Helicopters are not permanently stationed on the units; San Antonio aircraft can only be temporarily assigned to a San Antonio during operations . However, each unit has personnel for handling aircraft in the hangar, for example. Aircraft can be serviced or refueled here. This hangar can accommodate two Boeing-Vertol CH-46 Sea Knight or three Bell AH-1 Sea Cobra or one Sikorsky CH-53 Sea Stallion or one Bell-Boeing MV-22 Osprey . Double the capacity is available on the landing deck, where a Boeing AV-8B Harrier II can land and take off.
Inside the ships there is a floodable corrugated deck that can be entered from the aft through a large gate. There is space for two Landing Craft Air Cushioned or one Landing Craft, Utility . Alternatively, up to twelve AAV7s can be placed in the well deck. Originally, twelve Expeditionary Fighting Vehicles were also planned. The development of this armored amphibious assault vehicle intended as the successor to the AAV7 was discontinued. Towards the bow there are three decks for loading a mission-specific mix of vehicles and cargo. These offer around 2300 m² of space, e.g. B. for 14 more AAV7. In addition, 700 m³ of cargo space for ammunition and 1200 m³ for fuel are available for the embarked vehicles.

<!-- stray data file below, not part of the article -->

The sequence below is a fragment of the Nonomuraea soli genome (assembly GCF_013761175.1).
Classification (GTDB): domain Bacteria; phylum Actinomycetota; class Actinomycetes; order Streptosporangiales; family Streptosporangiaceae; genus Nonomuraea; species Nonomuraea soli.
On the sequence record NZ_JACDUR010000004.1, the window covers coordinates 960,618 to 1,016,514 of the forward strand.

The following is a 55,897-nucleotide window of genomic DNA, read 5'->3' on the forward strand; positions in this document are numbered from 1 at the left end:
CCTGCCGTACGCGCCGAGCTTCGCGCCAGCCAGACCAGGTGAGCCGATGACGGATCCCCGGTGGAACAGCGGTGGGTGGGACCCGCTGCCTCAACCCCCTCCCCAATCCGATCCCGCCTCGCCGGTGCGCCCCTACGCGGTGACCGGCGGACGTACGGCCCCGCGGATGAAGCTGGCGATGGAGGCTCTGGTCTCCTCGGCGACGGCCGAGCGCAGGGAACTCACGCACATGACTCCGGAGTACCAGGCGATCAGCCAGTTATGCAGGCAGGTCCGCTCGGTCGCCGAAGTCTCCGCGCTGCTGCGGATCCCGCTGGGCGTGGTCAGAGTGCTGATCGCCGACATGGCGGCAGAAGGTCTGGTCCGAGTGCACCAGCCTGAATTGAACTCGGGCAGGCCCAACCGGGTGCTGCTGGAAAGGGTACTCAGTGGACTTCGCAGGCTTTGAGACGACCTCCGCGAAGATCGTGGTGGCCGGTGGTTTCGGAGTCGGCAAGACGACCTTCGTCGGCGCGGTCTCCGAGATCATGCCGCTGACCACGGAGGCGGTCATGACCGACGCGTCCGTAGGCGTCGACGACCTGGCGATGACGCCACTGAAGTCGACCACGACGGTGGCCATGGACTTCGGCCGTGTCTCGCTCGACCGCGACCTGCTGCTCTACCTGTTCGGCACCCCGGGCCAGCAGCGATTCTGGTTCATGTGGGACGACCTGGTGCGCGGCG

The units are of four turbocharged marine diesels by Fairbanks-Morse driven, which were produced under the brand name Colt Pielstick. These drive two shafts with one propeller each via two reduction gears. Be used Bird Johnson - pitch propellers of Rolls-Royce Naval Marine . The system has an output of 41,600 shaft horsepower and a speed of over 22 knots.
The electrical energy is supplied by five diesel-powered generators manufactured by Caterpillar , each with an output of 2500 kilowatts.
Armament and Electronics
A Bushmaster II ship gun is installed at the bow and aft , a version of the M242 Bushmaster enlarged to a caliber of 30 millimeters . This can be used against smaller surface targets as well as a close-range defense system. To ward off approaching missiles, there is a starter for 21 RIM-116 Rolling Airframe Missiles at the bow and aft .